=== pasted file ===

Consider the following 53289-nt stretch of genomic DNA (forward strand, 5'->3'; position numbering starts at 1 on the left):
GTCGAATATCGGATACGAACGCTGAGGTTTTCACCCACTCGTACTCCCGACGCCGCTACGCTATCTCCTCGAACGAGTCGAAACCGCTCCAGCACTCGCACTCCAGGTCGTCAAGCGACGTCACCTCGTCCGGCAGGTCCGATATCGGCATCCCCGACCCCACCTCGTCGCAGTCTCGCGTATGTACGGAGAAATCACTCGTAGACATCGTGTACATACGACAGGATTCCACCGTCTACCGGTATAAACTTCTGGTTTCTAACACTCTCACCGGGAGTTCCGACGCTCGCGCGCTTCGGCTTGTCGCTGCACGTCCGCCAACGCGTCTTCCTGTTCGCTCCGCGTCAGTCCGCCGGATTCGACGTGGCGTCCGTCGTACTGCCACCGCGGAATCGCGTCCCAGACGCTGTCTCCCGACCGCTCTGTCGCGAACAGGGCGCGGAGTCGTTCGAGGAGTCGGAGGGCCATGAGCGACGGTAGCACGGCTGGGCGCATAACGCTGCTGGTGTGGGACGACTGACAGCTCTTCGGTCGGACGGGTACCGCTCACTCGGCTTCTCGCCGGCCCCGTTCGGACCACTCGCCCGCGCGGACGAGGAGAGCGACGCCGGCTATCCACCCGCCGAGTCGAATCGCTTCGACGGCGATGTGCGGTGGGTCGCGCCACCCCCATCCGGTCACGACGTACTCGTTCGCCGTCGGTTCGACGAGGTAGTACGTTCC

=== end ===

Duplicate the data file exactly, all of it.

Consider the following 53289-nt stretch of genomic DNA (forward strand, 5'->3'; position numbering starts at 1 on the left):
GTCGAATATCGGATACGAACGCTGAGGTTTTCACCCACTCGTACTCCCGACGCCGCTACGCTATCTCCTCGAACGAGTCGAAACCGCTCCAGCACTCGCACTCCAGGTCGTCAAGCGACGTCACCTCGTCCGGCAGGTCCGATATCGGCATCCCCGACCCCACCTCGTCGCAGTCTCGCGTATGTACGGAGAAATCACTCGTAGACATCGTGTACATACGACAGGATTCCACCGTCTACCGGTATAAACTTCTGGTTTCTAACACTCTCACCGGGAGTTCCGACGCTCGCGCGCTTCGGCTTGTCGCTGCACGTCCGCCAACGCGTCTTCCTGTTCGCTCCGCGTCAGTCCGCCGGATTCGACGTGGCGTCCGTCGTACTGCCACCGCGGAATCGCGTCCCAGACGCTGTCTCCCGACCGCTCTGTCGCGAACAGGGCGCGGAGTCGTTCGAGGAGTCGGAGGGCCATGAGCGACGGTAGCACGGCTGGGCGCATAACGCTGCTGGTGTGGGACGACTGACAGCTCTTCGGTCGGACGGGTACCGCTCACTCGGCTTCTCGCCGGCCCCGTTCGGACCACTCGCCCGCGCGGACGAGGAGAGCGACGCCGGCTATCCACCCGCCGAGTCGAATCGCTTCGACGGCGATGTGCGGTGGGTCGCGCCACCCCCATCCGGTCACGACGTACTCGTTCGCCGTCGGTTCGACGAGGTAGTACGTTCC